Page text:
Given that the game is designed to encourage players to part with their cash to keep up to date with their resources like incubators, Pokémon storage, item bag space, and raid passes, Niantic didn’t need to be quite so generous with what it gave out. But the fact is that I felt enabled play from home without worrying I would miss out just because I couldn’t go and spin a Pokestop to replenish my resources.
There were lots of neat little elements to this year’s festival that showed that Niantic really took lessons from last year’s festival , too. It was much more engaging and kept players hooked for the full weekend. That’s something last year’s festival failed to do, particularly on the second, Team Rocket focused day.
It also felt much more like a fully thought-out event. There were fun additional elements like the in-game music changing depending on which Pikachu you chose, and a unique cutscene for the Meloetta encounter. These small pieces of additional polish really helped to make the festival feel different to playing the game normally. Which in turn really helped to justify spending money on the technically free-to-play game.
There was even a tease of things to come with the mythical Pokémon Hoopa being added to the intro picture. The Pokémon’s mysterious rings appeared in the sky during the game as well. Niantic hasn’t really done a tease like this during a Go Fest before, and while some will be disappointed they couldn’t encounter Hoopa during the festival, it’s certainly a welcome one.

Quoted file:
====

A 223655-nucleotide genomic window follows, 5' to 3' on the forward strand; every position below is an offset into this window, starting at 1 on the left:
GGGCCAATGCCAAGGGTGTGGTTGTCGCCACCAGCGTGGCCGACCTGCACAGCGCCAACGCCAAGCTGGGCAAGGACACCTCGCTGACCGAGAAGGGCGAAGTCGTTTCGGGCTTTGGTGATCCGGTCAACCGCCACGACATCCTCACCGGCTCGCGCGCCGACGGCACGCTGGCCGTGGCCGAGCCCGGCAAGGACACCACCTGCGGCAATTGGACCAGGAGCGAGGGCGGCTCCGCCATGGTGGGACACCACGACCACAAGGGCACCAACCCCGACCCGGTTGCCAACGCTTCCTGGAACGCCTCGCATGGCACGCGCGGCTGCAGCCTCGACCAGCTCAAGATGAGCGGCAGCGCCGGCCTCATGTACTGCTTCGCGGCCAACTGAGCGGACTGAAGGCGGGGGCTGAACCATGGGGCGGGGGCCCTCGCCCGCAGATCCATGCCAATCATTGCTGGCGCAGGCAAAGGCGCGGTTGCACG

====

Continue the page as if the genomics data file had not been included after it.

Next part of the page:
But it’s the community element that is Pokémon Go’s true strength. That’s never been truer than at this year’s festival. As the event began, and I looked out of the window of my home at the sun, it was hard not to be reminded of the brilliant “Summer of Pokémon Go” when the game first hit mobile phones in 2016, and yearn for it all over again.
However, by the end of the festival on Sunday, I was buzzing with adrenaline and excitement. My phone was literally buzzing with message after message on various social media platforms as friends I’d had for years and people I never knew existed until this weekend excitedly shared their achievements. I need not have yearned for that Summer in 2016, because this year’s Pokémon Go Fest brought back that childlike feeling in me.
I can’t wait to see what they do next year when (fingers crossed and knock on wood) we’re all allowed and safe to properly interact with each other in real life again.